In that moment I saw the first door in our double door system to be opened, but the others were shut and I realized what had happened: they didn’t need to open the other doors to get in. Instead, they ripped off the fencing on the door into the dorm area.

The over-turned bookshelf

Oops…

I grabbed some grapes and went outside the fenced in area calling them trying to get them to come out while trying to keep Poppy and Rosie from getting in. I wasn’t successful in getting Sweetie’s or Winkie’s attention, as being inside the house was much more fun for them, and my efforts at getting them out were futile.

Sweetie then came across the small door we have between the bedroom and the kitchen and easily lifted the latch and ran into the kitchen. Winkie, meanwhile, began to grow bored and decided it would be much more fun to overturn a bookcase (her strength is brutal) and did the same with the boxes of syringes and other medical products that were on the other shelves.

During this high-tension situation, I took a few seconds to send a voice message to my co-workers who were eating lunch on the other side of the Sanctuary. Pito, the dog, was my big helper, as he started trying to play with Rosie. Winkie, hearing Rosie’s calls of annoyance and discontentment, left the room to help her sister and Poppy took the chance to enter the room. fortunately, after she made the rounds didn’t find anything of interest and left.

Winkie rushed back in at that moment, and decided to explore the bathroom, overturning the boxes with bed sheets and throwing the unopened toilet paper rolls into the toilet. When my co-workers arrived, I had Poppy and Winkie at the first door, keeping me from closing it, and a box blocking the hole Winkie had made to get into the room.

Sweetie sitting on our counter with a bottle of honey in hand

Sweetie with the honey bottle…

Sweetie was locked in the kitchen to keep the others from entering, not enjoying the gum she found in the refrigerator, went to the counter to grab the honey bottle. My co-workers called Winkie and Poppy and were able to entice them out of the door with handfuls of grapes, but we still had to get Sweetie out of the kitchen, who obviously did not want to leave.

My co-worker Kimberly grabbed the broken bio-degradable pellet gun that we call “la pistola” and Sweetie knows what that means—it’s time to end the adventure and leave. Luckily, there were no bites or damages, but we spent a while retrieving the books and fixing the doors so the monkeys could not get in again.

Developing an Education Center…

We are always thinking of different means to support the Sanctuary. With increasing development of the Southern zone, more demand is put upon us daily.

I have over 20 years experience of saving, rehabilitating and releasing wildlife and have prided myself on giving the best lives possible to the unfortunate that can’t be released. Why shouldn’t we take advantage of all the experience and certification of animal behavior husbandry from the classes at the Association of Zoos and Aquariums? Many of our employees have over six years of experience as well, enabling us the opportunity to offer animal welfare and other related classes here at the Sanctuary. We have applied to the government to have an education center!

Current Construction Project…

East side of the rancho...

East side of the rancho…

From two stories to a large one story...

From two stories to a large one story…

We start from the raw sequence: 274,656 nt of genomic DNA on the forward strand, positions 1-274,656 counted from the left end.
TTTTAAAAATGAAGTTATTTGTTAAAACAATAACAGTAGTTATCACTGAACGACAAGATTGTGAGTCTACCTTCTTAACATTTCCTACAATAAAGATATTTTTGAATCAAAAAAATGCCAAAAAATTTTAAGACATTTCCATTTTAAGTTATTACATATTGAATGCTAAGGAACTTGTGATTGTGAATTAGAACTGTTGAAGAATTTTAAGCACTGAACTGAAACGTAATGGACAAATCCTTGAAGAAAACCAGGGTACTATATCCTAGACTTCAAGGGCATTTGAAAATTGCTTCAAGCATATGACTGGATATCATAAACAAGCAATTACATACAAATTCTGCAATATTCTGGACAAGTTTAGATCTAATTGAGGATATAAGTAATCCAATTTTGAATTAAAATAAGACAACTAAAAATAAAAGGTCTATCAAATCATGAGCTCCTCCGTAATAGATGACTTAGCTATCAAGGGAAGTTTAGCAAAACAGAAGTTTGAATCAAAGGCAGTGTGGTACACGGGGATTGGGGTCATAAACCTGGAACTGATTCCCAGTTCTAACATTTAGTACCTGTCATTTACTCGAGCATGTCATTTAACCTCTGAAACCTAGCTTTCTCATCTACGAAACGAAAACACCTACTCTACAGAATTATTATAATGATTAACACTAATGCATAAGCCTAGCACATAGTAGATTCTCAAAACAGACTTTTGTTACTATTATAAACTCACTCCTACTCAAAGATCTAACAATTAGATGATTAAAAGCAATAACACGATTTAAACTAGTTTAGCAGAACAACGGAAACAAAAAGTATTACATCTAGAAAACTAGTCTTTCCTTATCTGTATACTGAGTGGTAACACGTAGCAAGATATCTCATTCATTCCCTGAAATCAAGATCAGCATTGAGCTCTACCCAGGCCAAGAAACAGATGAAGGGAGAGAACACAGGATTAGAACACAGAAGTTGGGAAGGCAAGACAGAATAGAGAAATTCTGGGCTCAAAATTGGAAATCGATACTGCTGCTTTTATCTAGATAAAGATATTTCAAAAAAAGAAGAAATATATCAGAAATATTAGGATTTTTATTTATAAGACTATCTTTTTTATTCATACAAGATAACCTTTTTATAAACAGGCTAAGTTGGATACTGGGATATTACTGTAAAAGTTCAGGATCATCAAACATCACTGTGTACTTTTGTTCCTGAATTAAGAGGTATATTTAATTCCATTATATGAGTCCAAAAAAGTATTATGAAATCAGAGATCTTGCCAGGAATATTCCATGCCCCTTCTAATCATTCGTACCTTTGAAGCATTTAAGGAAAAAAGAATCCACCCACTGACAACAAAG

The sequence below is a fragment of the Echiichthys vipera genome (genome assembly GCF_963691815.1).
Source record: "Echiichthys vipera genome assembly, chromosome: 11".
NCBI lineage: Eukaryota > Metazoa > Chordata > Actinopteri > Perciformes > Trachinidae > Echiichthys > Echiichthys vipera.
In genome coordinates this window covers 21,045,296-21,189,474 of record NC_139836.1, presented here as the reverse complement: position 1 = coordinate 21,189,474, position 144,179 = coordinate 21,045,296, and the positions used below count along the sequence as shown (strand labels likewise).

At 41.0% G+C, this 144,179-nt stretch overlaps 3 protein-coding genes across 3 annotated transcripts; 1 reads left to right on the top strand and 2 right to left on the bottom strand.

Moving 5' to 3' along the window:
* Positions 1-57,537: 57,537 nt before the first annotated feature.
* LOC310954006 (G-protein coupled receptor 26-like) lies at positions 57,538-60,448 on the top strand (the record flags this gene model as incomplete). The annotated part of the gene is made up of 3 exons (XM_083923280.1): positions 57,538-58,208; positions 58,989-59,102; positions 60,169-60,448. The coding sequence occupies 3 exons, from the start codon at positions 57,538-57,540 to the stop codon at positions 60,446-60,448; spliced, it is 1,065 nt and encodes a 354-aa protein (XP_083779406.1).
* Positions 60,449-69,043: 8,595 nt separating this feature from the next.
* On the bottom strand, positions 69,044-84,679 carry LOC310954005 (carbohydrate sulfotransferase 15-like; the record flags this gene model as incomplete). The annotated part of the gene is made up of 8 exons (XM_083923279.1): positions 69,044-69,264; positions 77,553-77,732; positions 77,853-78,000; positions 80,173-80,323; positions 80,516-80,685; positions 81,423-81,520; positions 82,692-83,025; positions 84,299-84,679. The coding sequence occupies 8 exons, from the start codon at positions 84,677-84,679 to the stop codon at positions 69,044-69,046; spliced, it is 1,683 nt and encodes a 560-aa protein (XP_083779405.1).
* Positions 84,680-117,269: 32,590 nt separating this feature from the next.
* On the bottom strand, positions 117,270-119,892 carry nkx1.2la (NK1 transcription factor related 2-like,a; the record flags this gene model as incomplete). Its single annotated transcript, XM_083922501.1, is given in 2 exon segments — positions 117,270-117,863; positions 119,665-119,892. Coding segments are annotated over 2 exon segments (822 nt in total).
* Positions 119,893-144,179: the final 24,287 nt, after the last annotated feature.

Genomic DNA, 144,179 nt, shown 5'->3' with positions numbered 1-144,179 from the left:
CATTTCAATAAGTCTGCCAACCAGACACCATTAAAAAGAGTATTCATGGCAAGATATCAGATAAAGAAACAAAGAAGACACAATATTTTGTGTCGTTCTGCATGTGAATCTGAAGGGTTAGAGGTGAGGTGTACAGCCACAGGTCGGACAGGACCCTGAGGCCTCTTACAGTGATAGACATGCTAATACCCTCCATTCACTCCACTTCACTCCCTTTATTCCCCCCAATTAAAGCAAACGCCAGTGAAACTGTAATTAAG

We are in the midst of remodeling the rancho where the original animal kitchen was and where the in-house employees live. With our remodel/expansion project, we will be able to have a classroom and eating area for future students.

We have completed the first phase using all materials gleaned from old and abandoned cages around the Sanctuary.

Our second phase will be welding the new roof and enclosing the area with chain link fencing for walls. The estimated cost is $4,500.

Our third and final phase will be approximately $3,500 for the solar electrical system.

Hauling building materials to the Sanctuary...

Hauling building materials to the Sanctuary…

We can delay the electrical system until the cash flow picks up again in January, but we could use a little ‘help from our friends’ to enclose the building.

If you would care to help us, please send your tax deductible donations through our PayPal account by pressing the icon below or mailing a check made payable to OSA WILDLIFE SANCTUARY, INC. and mail to P.O. Box 171, Greenwood, IN 46142-0171. No donation is too small and all are thoroughly appreciated!

Everyone at the Sanctuary appreciates the opportunity to continue saving, and most importantly—responsibly releasing wildlife. They also realize the need of being able to share their experiences to teach others.

Winkie, Sweetie, Poppy and Rosie…

IMG 2540

We always welcome your input and suggestions. Please feel free to contact us about your thoughts of how we may improve our facility. Ideas for fundraising are always needed as well as some counsel to give us direction for furthering the education center would be most helpful. Having experienced leadership and caring people helping to guide us will lead to future successes for the wildlife we care for today and tomorrow.

From all of us at the Sanctuary we thank you kindly for visiting and hope to see you again. We also wish to send our wholehearted appreciation to those that continue to support our efforts. Without your generosity we would never be able to pursue our life saving mission that is becoming more and more in demand each day. Please help us to continue.

In friendship,

Carolsig
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2 Comments

  1. Kim Raymond on June 19, 2018 at 12:05 pm

    I would be interested in subscribing to your newsletter.

    • Osa Wildlife Sanctuary on October 15, 2018 at 12:03 am

      Hi Kim, I’ll add you to the email list so that you receive the next newsletter. Thank you!